Ceasefire in Nigeria? Nigeria has lost more than 700,000 barrels of oil production per day because of attacks on pipelines and platforms by the Niger Delta Avengers. But the Avengers said recently that they were willing to engage in dialogue with the government and enter into a ceasefire. That raises the prospect of a return of oil production if the attacks stop and companies can make repairs to damaged infrastructure. But that outcome is far from assured, not least because the militants in the Niger Delta are splintered, and the Avengers do not speak for everyone. The oil majors – Shell, Chevron, and Exxon – are not offering any clues into when they can lift the force majeure on several key streams of crude from the region. Related: Russia-Iran-Turkey Alliance Could Change Energy Dynamics For Good
Shale drillers return to the oil patch. Several high profile shale drillers, including Devon Energy (NYSE: DVN) and Pioneer Natural Resources (NYSE: PXD) have indicated that they will step up drilling later this year as oil prices have firmed up. With shale companies continuing to achieve cost reductions, many can drill profitably at $50 per barrel, or even lower. But a return to drilling threatens to kill off the price recovery. The EIA has already revised up its weekly production figures, surprised by the resilience of U.S. shale production. If companies head back to drilling in a much more robust way than many anticipated, there could be little chance that oil prices rise much more significantly. “Being at $50 or $52 was probably the worst thing ever for oil,” Ben Ross, a commodities portfolio manager at Cohen & Steers Inc., told The Wall Street Journal.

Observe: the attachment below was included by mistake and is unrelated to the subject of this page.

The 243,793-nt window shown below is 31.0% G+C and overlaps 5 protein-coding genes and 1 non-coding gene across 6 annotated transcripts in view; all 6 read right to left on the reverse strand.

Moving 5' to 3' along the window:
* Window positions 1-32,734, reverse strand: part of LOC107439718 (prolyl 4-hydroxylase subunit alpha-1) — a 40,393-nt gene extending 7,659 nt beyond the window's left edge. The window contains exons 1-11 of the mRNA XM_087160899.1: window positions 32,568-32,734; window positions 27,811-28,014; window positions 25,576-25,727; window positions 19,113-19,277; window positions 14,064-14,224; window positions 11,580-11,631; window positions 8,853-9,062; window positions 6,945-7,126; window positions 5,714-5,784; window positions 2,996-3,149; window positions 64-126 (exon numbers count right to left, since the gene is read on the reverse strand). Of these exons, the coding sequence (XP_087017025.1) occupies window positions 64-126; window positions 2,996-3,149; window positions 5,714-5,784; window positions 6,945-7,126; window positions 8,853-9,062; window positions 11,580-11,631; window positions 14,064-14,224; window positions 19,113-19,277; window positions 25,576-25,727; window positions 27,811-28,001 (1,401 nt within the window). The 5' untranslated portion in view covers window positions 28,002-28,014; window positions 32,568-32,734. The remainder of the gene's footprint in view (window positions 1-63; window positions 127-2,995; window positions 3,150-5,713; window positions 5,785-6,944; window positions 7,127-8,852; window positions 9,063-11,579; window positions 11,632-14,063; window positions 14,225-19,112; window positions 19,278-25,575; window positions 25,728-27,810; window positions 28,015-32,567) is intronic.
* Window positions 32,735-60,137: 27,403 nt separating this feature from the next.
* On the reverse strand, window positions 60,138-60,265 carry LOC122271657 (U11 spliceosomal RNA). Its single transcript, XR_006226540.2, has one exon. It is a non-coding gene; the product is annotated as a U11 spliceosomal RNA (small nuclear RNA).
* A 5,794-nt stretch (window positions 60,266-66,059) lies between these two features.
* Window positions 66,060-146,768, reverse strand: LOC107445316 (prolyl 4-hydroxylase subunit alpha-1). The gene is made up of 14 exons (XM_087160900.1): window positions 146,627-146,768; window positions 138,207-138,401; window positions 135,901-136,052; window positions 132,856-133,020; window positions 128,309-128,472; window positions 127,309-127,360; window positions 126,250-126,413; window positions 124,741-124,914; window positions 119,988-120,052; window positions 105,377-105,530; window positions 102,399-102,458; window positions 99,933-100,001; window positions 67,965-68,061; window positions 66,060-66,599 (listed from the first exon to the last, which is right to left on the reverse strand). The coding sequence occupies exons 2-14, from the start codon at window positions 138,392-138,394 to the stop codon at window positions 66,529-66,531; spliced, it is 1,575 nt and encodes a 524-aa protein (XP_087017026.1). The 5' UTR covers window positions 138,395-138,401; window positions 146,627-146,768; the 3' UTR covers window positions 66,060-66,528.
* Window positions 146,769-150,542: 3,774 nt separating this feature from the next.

Iraq set to boost oil exports. Iraq said that it will step up oil exports after a deal could pave the way for resumed shipments of oil from the fields around Kirkuk. Local officials said that shipments from three oil fields could restart, increasing exports by 150,000 barrels per day. The oil fields surrounding Kirkuk have been the victims of political jockeying – the state-run company from Baghdad ostensibly controls them, but the Kurds operate the pipeline that allows the oil to flow.
China steps up fuel exports. Yet another bearish factor for oil prices came from fresh data out of China that showed that diesel and gasoline exports jumped in July by 181 percent and 145 percent, respectively, according to Reuters. That adds to the global glut and puts pressure on refining margins. Meanwhile, Bloomberg reports that the Chinese government is ordering factories and oil refineries to curtail production in September ahead of the G20 summit to ensure clean air and blue skies. The restrictions, which could affect 445 companies, could cut into Chinese consumption, dampening global crude oil demand.
Saudi Arabia boosts oil exports. Saudi Arabia’s oil exports reached a three-month high in June, and overall production hit all-time high. Exports jumped to 7.5 million barrels per day in June and output rose to 10.67 mb/d in July, the highest on record. Saudi Arabia tends to produce more oil in summer months to meet domestic demand, and production could be throttled back as temperatures cool heading into the latter half of the year.
By Evan Kelly of Oilprice.com